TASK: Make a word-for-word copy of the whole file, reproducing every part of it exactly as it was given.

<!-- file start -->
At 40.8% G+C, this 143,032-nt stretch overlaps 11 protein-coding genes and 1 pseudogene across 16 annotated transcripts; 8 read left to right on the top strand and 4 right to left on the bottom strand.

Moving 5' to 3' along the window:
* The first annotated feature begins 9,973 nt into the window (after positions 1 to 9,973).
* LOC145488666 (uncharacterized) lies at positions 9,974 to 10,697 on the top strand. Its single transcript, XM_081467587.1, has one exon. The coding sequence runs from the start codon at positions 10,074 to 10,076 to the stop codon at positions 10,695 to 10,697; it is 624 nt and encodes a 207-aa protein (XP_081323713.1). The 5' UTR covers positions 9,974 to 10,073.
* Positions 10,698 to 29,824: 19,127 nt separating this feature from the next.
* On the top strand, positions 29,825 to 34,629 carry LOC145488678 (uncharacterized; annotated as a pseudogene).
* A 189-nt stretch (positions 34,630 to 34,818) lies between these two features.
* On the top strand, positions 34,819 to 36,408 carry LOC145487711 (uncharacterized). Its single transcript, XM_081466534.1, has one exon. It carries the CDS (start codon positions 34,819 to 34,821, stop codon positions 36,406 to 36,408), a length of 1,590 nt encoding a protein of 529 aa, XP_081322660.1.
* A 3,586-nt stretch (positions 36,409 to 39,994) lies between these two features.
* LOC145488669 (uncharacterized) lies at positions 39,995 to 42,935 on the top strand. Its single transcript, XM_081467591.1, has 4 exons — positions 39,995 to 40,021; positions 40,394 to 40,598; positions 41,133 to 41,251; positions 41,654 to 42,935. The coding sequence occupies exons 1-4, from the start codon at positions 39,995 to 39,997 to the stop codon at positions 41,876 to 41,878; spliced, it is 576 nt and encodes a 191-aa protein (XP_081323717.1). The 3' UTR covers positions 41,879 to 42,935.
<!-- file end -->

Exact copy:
At 40.8% G+C, this 143,032-nt stretch overlaps 11 protein-coding genes and 1 pseudogene across 16 annotated transcripts; 8 read left to right on the top strand and 4 right to left on the bottom strand.

Moving 5' to 3' along the window:
* The first annotated feature begins 9,973 nt into the window (after positions 1 to 9,973).
* LOC145488666 (uncharacterized) lies at positions 9,974 to 10,697 on the top strand. Its single transcript, XM_081467587.1, has one exon. The coding sequence runs from the start codon at positions 10,074 to 10,076 to the stop codon at positions 10,695 to 10,697; it is 624 nt and encodes a 207-aa protein (XP_081323713.1). The 5' UTR covers positions 9,974 to 10,073.
* Positions 10,698 to 29,824: 19,127 nt separating this feature from the next.
* On the top strand, positions 29,825 to 34,629 carry LOC145488678 (uncharacterized; annotated as a pseudogene).
* A 189-nt stretch (positions 34,630 to 34,818) lies between these two features.
* On the top strand, positions 34,819 to 36,408 carry LOC145487711 (uncharacterized). Its single transcript, XM_081466534.1, has one exon. It carries the CDS (start codon positions 34,819 to 34,821, stop codon positions 36,406 to 36,408), a length of 1,590 nt encoding a protein of 529 aa, XP_081322660.1.
* A 3,586-nt stretch (positions 36,409 to 39,994) lies between these two features.
* LOC145488669 (uncharacterized) lies at positions 39,995 to 42,935 on the top strand. Its single transcript, XM_081467591.1, has 4 exons — positions 39,995 to 40,021; positions 40,394 to 40,598; positions 41,133 to 41,251; positions 41,654 to 42,935. The coding sequence occupies exons 1-4, from the start codon at positions 39,995 to 39,997 to the stop codon at positions 41,876 to 41,878; spliced, it is 576 nt and encodes a 191-aa protein (XP_081323717.1). The 3' UTR covers positions 41,879 to 42,935.